The Commission is charting the path to reach the goal of making the European Union climate neutral by 2050. It recommends a 90% net greenhouse gas emissions reduction by 2040 compared to 1990 levels, which is in line with recent scientific advice and the EU’s commitments under the Paris Agreement.
The following actions will be needed to achieve the 90% reduction target by 2040:
- fully implement existing EU laws to reduce emissions by at least 55% by 2030
- decarbonise industry by relying on existing strengths like wind power, hydropower, and electrolysers. To step up this work strand, the Commission has put forward new measures to manage carbon emissions by industry in the EU that will see investment in technologies that can capture and store carbon, and re-use it
- increase domestic manufacturing in growth sectors like batteries, electric vehicles, heat pumps, solar cells and others
- keep fairness, solidarity and social policies at the core of the transition, helping vulnerable citizens, regions, businesses and workers through tools such as the Social Climate Fund and Just Transition Fund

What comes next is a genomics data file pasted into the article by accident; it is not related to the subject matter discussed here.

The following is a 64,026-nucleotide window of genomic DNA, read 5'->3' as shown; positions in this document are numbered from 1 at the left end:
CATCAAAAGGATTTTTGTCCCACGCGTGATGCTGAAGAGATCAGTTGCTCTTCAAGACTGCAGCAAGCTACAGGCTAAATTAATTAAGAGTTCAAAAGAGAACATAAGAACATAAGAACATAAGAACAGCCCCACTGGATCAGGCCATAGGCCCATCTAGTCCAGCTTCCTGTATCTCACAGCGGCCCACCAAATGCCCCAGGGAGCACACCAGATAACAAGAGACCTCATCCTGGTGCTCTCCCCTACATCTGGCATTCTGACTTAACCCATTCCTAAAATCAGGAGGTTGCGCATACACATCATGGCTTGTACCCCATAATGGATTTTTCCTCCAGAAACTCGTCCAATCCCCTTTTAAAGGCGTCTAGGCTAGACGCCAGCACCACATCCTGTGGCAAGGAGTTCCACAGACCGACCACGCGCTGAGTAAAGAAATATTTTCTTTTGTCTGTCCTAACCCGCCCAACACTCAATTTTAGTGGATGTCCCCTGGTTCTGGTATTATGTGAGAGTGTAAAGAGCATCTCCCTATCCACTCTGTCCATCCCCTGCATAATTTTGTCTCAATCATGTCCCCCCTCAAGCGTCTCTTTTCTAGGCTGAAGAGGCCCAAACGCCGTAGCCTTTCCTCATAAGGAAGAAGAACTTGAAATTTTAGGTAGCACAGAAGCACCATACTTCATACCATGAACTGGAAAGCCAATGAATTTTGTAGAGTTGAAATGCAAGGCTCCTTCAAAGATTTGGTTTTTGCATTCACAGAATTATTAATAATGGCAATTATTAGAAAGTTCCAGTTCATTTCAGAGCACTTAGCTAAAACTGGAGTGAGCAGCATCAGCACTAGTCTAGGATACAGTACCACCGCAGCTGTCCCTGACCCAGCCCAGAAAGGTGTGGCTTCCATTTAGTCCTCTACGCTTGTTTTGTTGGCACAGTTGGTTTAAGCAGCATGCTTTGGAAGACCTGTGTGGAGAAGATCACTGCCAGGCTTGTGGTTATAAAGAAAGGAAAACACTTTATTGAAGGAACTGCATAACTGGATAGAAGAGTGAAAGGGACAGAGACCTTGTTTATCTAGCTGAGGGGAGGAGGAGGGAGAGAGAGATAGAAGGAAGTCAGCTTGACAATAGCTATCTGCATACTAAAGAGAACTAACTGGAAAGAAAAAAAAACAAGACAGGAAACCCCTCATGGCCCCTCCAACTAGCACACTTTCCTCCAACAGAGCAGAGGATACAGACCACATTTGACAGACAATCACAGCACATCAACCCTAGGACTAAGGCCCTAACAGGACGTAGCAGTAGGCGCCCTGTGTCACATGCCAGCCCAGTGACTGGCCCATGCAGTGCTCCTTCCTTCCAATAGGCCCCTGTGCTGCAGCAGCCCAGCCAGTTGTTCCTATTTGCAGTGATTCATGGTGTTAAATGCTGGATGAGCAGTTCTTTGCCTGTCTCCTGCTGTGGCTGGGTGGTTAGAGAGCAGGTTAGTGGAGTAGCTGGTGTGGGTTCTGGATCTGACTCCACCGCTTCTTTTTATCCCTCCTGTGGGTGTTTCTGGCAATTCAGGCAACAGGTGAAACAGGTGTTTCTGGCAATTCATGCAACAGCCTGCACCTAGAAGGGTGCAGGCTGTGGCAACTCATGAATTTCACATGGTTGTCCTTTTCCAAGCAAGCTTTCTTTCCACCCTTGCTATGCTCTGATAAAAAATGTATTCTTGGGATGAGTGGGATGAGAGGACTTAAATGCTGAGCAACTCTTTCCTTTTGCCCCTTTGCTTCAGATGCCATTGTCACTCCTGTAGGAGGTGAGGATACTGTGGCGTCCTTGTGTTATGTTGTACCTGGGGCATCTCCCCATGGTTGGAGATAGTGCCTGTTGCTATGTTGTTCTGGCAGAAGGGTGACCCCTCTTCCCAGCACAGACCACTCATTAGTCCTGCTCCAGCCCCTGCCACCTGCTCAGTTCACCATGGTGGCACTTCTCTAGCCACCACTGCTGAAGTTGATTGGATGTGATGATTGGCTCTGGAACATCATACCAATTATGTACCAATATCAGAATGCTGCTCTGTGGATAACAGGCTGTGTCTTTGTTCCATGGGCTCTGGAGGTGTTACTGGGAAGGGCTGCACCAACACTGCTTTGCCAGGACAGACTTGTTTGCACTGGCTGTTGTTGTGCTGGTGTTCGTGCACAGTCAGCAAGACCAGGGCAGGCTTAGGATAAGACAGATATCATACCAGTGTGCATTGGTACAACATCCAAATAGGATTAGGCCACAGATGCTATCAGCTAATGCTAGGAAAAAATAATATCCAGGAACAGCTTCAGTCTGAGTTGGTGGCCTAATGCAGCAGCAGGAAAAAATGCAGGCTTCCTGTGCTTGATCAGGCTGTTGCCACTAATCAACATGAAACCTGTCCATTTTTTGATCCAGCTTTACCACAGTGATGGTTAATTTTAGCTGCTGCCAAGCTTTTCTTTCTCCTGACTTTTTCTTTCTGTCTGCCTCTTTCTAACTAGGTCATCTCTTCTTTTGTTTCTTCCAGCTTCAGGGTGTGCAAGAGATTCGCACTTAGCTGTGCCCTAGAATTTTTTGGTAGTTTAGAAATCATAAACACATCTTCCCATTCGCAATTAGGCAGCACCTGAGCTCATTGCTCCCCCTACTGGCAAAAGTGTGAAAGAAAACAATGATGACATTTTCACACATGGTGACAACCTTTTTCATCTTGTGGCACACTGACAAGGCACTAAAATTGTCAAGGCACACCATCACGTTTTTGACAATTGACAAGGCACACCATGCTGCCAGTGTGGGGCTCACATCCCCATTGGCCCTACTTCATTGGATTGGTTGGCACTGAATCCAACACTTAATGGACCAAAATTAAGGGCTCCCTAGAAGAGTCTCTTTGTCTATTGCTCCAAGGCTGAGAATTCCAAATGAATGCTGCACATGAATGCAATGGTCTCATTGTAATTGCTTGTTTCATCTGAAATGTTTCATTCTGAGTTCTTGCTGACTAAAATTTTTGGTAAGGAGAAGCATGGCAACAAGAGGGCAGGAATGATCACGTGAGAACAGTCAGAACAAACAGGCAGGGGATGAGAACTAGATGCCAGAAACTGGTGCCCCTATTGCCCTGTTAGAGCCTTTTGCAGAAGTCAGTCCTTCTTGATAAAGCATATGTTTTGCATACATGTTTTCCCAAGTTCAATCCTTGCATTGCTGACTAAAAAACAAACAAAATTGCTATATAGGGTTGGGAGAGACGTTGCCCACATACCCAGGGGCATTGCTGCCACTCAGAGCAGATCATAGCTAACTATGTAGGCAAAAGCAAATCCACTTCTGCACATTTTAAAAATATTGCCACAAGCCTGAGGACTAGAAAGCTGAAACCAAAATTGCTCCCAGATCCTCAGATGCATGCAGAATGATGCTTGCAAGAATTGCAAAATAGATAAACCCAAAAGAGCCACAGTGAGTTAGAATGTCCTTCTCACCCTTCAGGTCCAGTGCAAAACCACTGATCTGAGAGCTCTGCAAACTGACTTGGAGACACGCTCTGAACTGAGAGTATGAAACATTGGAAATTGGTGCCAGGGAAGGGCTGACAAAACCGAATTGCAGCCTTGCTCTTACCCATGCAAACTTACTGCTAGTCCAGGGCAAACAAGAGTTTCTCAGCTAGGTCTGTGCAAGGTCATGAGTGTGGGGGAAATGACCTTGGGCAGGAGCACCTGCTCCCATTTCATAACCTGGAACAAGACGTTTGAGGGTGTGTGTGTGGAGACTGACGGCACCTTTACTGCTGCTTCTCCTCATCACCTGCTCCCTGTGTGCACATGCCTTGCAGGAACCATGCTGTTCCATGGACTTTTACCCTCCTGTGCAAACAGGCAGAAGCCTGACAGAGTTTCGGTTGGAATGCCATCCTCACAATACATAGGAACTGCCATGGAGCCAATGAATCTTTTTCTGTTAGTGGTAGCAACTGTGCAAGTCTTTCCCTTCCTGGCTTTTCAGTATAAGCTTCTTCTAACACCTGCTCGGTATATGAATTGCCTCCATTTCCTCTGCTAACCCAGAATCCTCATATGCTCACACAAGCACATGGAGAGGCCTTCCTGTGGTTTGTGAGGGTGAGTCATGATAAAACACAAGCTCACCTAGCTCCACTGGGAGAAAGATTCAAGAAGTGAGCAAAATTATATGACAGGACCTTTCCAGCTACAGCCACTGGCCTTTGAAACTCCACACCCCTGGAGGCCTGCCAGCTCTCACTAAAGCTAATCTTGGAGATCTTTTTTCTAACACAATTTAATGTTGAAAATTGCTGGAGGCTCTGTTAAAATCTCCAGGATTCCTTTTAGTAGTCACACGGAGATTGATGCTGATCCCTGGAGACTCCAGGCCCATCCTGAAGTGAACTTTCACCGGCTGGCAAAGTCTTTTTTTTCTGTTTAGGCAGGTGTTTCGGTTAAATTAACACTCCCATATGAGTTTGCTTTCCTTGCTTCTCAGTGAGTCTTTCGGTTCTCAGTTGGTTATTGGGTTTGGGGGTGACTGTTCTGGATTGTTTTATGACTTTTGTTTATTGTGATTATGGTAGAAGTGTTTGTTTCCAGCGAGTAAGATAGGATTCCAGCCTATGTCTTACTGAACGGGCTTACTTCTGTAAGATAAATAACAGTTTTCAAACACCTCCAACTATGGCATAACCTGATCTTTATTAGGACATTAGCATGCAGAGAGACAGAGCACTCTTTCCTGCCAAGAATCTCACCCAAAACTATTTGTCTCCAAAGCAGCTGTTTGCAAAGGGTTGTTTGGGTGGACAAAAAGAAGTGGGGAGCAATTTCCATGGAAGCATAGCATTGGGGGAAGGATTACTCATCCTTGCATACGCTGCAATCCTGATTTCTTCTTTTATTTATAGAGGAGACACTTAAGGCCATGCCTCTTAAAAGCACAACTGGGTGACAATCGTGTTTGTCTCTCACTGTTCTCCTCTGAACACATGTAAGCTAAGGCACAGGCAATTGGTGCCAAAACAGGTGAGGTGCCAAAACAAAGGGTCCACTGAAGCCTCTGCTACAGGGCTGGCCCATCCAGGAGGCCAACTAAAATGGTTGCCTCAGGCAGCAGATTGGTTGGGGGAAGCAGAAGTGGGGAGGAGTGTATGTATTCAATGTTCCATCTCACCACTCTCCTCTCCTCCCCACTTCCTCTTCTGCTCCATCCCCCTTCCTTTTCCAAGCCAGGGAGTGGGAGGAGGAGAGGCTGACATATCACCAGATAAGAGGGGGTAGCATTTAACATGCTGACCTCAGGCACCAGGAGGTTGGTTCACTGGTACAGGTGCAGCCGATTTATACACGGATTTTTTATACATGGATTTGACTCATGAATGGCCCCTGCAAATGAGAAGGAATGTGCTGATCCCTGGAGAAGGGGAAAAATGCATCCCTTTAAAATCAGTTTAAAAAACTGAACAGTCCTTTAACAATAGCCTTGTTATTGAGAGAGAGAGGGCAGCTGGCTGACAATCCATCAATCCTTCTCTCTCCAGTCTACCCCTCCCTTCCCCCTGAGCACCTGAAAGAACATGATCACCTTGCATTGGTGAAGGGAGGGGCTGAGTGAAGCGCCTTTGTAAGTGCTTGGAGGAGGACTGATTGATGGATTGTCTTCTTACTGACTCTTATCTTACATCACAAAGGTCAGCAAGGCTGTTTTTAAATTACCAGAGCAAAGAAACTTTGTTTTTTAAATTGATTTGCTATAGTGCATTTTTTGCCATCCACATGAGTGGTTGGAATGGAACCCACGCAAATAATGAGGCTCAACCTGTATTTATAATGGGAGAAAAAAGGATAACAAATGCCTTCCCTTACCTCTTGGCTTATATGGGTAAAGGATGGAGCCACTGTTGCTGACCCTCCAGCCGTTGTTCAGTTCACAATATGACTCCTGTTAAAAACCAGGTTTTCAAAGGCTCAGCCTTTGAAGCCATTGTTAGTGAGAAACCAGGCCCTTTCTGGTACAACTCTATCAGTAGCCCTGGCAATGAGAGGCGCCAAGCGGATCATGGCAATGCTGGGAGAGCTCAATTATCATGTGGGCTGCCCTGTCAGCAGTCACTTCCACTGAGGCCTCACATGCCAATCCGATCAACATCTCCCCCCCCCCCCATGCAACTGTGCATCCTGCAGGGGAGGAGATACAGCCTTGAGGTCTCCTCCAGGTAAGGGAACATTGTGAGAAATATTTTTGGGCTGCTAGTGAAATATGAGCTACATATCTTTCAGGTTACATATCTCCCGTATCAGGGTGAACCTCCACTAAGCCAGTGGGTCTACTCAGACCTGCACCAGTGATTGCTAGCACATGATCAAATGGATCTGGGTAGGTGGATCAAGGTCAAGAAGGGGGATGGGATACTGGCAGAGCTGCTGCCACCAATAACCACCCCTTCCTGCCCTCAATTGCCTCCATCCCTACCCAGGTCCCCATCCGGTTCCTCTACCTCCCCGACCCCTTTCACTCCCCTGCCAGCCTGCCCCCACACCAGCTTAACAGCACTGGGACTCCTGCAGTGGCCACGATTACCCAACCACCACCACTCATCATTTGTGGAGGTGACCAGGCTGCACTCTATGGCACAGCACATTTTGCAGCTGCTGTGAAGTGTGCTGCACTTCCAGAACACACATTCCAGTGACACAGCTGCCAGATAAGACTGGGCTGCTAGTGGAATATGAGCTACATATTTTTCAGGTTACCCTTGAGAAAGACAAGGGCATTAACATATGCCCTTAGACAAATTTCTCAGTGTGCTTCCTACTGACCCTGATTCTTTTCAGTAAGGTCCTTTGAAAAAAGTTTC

- have an open dialogue with all concerned, including farmers, businesses, social partners and citizens
In the last five years, climate change has caused an estimated €170 billion of economic damage. Its costs and impacts on humans are increasingly large and visible. We need to act now to strengthen Europe’s resilience against future crises and be less dependent on fossil fuel imports. A 2040 climate target will also help European industry, investors, citizens and governments to make decisions in this decade that will keep the EU on track to meet its climate neutrality objective in 2050.
The target will now be discussed with the European Parliament and the Member States. The next Commission will put forward legislative proposals on that basis. The European Climate Law writes into law the goal set out in the European Green Deal for Europe’s economy and society to become climate neutral by 2050. The law sets the intermediate target of reducing net greenhouse gas emissions by at least 55% by 2030, compared to 1990 levels.